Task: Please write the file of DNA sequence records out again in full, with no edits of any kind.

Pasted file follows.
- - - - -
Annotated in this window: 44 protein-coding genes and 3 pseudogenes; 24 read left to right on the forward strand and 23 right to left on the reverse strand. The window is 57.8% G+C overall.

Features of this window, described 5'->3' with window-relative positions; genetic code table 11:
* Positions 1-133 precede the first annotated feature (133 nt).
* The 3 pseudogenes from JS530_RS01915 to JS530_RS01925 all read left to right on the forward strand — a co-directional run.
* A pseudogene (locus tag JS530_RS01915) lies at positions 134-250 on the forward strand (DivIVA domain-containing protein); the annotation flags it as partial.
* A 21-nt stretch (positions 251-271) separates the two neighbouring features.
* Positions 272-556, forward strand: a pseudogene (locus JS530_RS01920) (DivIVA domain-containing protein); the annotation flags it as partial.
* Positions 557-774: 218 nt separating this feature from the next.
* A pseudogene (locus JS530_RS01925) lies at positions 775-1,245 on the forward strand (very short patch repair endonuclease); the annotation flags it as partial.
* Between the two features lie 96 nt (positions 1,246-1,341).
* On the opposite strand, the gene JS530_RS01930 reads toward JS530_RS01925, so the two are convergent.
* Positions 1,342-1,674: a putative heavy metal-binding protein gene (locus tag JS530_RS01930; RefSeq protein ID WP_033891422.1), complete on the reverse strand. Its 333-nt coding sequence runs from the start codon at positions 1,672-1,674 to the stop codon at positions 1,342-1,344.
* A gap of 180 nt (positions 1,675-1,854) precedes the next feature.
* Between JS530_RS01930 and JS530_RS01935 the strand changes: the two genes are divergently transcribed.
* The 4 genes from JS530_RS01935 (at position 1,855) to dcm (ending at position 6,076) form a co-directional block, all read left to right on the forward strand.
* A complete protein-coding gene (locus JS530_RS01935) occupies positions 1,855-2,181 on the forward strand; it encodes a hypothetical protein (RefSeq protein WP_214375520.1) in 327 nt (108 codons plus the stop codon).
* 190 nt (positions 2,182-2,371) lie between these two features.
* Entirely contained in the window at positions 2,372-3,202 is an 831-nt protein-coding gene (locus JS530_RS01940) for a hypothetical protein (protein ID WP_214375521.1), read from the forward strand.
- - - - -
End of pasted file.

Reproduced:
Annotated in this window: 44 protein-coding genes and 3 pseudogenes; 24 read left to right on the forward strand and 23 right to left on the reverse strand. The window is 57.8% G+C overall.

Features of this window, described 5'->3' with window-relative positions; genetic code table 11:
* Positions 1-133 precede the first annotated feature (133 nt).
* The 3 pseudogenes from JS530_RS01915 to JS530_RS01925 all read left to right on the forward strand — a co-directional run.
* A pseudogene (locus tag JS530_RS01915) lies at positions 134-250 on the forward strand (DivIVA domain-containing protein); the annotation flags it as partial.
* A 21-nt stretch (positions 251-271) separates the two neighbouring features.
* Positions 272-556, forward strand: a pseudogene (locus JS530_RS01920) (DivIVA domain-containing protein); the annotation flags it as partial.
* Positions 557-774: 218 nt separating this feature from the next.
* A pseudogene (locus JS530_RS01925) lies at positions 775-1,245 on the forward strand (very short patch repair endonuclease); the annotation flags it as partial.
* Between the two features lie 96 nt (positions 1,246-1,341).
* On the opposite strand, the gene JS530_RS01930 reads toward JS530_RS01925, so the two are convergent.
* Positions 1,342-1,674: a putative heavy metal-binding protein gene (locus tag JS530_RS01930; RefSeq protein ID WP_033891422.1), complete on the reverse strand. Its 333-nt coding sequence runs from the start codon at positions 1,672-1,674 to the stop codon at positions 1,342-1,344.
* A gap of 180 nt (positions 1,675-1,854) precedes the next feature.
* Between JS530_RS01930 and JS530_RS01935 the strand changes: the two genes are divergently transcribed.
* The 4 genes from JS530_RS01935 (at position 1,855) to dcm (ending at position 6,076) form a co-directional block, all read left to right on the forward strand.
* A complete protein-coding gene (locus JS530_RS01935) occupies positions 1,855-2,181 on the forward strand; it encodes a hypothetical protein (RefSeq protein WP_214375520.1) in 327 nt (108 codons plus the stop codon).
* 190 nt (positions 2,182-2,371) lie between these two features.
* Entirely contained in the window at positions 2,372-3,202 is an 831-nt protein-coding gene (locus JS530_RS01940) for a hypothetical protein (protein ID WP_214375521.1), read from the forward strand.